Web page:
Fumetti #5: Horror Fumetti (Part 2)

For me, the adult fumetti from the 1970s-1980s are the true heirs to the classic American horror pulp covers of the 1930s-40s.  Peruse a cover gallery of early pulps and you'll find that same characteristic over-the-top, ultra-lurid, and uncomfortably misogynistic vibe.  As we entered mid-century, things got tamer and censorship was enforced... but not in Europe where the adult fumetti kept the lowbrow horror illustration alive and well.  The content is mildly disturbing (and often hilariously bizarre), but the artwork, for the most part, is pretty damn good. Have a look...

We'll start with a handful of covers from Zora.

You might be wondering how Zora got so tied up... what with her assailant having no hands or forearms.  I must admit, I'm a little curious myself.


A lot of fumetti artists copied movie art or other artists' work with abandon.  The similarity of the above monster to Christopher Lee's Frankenstein Monster is uncanny.


Turkish Dracula

And last but not least - SUKIA...

Why is there a disembodied hand on her boob? Not the faintest idea.


  1. A phenomenal collection of covers from a bygone era of terror fiction that will simply never be the same again. We spent countless hours in magazine shops and subsequently video stores where publishers had to continually up the ante for every release to remain competitive with the throngs of other horror material bursting from the shelves. These are not only envelop pushing pieces of pulp, they truly are works of art. Of course 98% of the time the covers were the best part that's the way the genre operated for a very long time and we loved every bit of it. That was really the first time outside of Saturday morning cartoons and breakfast cereal where I can recall being the target demographic for anything.

  2. lovely stuff as usual... kinda like Italian versions of Creepy, or Eerie magazines (remember those?)... these Italian ones have more sex and lamer drawings inside... find some more over at groovy age of horror blogspot. I've been following those crazy guys for some time now... get your fill at http://groovyageofhorror.blogspot.ca/

  3. Excellent. I'm imagining what it would've been like if these had been sold in grocery stores, where I would've perused them while waiting for Mom to shop.

  4. These are well drawn and seem restrained compared to the American Eerie Publications (not to be confused with Warren Publications Eerie magazine). The covers were not great and the artist were probably told "Cram as much stuff on as possible." So you would get a badly drawn werewolf ripping the guts out of a scantly clad woman, while a vampire that looks kinda-like Barnabas Collins chops the head off of a Herman Munster look-a-like that is filled with clock parts and gears.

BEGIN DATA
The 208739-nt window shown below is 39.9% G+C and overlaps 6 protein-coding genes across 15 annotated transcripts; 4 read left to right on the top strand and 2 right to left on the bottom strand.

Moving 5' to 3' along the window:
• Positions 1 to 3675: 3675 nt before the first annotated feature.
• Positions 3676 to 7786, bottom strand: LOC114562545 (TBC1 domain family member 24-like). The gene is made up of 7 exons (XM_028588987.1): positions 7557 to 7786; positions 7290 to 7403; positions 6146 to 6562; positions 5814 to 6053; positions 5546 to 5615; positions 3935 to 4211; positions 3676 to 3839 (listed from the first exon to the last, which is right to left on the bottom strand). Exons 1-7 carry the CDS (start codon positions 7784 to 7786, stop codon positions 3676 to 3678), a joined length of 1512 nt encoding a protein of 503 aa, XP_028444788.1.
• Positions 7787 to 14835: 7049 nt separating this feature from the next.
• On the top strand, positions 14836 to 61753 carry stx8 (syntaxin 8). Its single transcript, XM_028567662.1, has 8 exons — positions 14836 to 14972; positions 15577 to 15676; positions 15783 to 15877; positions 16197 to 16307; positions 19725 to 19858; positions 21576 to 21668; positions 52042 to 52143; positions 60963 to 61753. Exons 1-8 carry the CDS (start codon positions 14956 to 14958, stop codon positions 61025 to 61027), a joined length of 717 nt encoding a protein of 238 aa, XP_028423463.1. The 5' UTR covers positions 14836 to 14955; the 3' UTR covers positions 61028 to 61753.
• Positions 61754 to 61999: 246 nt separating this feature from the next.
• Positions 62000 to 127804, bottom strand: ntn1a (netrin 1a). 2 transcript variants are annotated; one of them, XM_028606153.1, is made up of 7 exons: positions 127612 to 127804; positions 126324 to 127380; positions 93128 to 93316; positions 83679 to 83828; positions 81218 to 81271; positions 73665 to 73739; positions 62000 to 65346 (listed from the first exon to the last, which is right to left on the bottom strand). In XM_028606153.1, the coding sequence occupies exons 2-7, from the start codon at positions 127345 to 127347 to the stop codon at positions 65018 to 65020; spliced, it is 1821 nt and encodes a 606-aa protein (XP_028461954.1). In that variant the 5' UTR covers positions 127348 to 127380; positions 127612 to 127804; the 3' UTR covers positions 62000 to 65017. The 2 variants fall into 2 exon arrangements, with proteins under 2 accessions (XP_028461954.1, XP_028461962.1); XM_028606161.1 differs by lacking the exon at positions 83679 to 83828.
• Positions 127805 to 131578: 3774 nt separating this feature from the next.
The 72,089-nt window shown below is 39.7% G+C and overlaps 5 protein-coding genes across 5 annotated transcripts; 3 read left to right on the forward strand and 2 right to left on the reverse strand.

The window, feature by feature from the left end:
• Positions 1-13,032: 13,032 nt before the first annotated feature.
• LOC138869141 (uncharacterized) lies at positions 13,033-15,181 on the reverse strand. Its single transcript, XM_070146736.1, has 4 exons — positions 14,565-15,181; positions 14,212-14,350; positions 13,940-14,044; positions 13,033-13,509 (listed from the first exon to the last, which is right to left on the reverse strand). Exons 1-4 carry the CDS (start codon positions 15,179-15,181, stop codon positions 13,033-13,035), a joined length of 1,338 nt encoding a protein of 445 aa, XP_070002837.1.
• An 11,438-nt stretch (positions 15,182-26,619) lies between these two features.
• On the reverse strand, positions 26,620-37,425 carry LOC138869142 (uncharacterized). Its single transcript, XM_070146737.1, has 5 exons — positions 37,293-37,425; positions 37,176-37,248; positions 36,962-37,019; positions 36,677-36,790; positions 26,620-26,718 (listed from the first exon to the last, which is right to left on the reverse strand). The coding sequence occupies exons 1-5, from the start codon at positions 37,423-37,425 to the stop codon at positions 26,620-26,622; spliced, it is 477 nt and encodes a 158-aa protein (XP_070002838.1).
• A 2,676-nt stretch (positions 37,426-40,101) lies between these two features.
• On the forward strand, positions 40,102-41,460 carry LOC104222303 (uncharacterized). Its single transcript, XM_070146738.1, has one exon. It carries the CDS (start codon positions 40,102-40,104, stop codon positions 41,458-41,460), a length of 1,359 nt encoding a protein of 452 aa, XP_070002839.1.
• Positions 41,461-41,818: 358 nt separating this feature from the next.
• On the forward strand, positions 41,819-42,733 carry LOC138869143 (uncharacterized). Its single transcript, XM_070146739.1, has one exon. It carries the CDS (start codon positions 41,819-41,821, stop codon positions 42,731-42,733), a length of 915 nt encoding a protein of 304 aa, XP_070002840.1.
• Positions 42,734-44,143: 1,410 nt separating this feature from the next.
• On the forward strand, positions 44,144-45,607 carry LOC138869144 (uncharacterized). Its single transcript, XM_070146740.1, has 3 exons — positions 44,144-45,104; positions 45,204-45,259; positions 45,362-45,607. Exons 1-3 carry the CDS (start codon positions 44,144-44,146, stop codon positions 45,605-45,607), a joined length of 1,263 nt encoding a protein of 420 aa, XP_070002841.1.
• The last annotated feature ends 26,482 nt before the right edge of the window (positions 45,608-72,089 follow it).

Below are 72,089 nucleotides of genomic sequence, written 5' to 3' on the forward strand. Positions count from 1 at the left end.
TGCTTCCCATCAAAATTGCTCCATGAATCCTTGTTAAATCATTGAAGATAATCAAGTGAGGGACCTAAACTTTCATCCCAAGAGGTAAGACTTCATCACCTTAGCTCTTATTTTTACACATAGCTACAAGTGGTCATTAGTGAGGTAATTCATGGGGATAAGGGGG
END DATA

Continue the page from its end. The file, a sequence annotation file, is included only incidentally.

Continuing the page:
5. Yes, the bottom of the market for US horror comics in the '60s and '70s was at least as lurid, though usually not as blatantly nude, as these...though the stories in the Italian magazines were notable for both stupidity and resentment of Americans (I guess the audience was expected to be those most offput by US culture or some-such). Yes, if you thought the covers on anything but the more literate horror-fiction magazines got tamer in the US by the end of the '50s, when the Wertham witchhunts has dovetailed with McCarthyite Red-baiting, you weren't paying attention to the Men's Sweat as well as the trashier attempt to draw the horror fan's eye. And I know you weren't overlooking the hairy-chested magazines. And, of course, there were two distinct sorts of horror pulp in the '30d...WEIRD TALES, STRANGE TALES, STRANGE STORIES and the like offering actual horror and fantasy fiction, and HORROR STORIES, TERROR TALES and the (not-really-horror fiction) like offering "shudder pulp"--Scooby Doo stories with the fake ghosts and such going in for actual torture. Sadly (or so I say), shudder continued in its twisted way into the '60s with the likes of WEB HORROR STORIES and SHOCK (the briefly revived version) magazines (the first version of SHOCK was actually pretty good, and had slightly goofy-evil Jack Davis covers). (There was a completely cheesy version of SHOCK before that, and at least one short-lived 1930s crime fiction pulp before that...)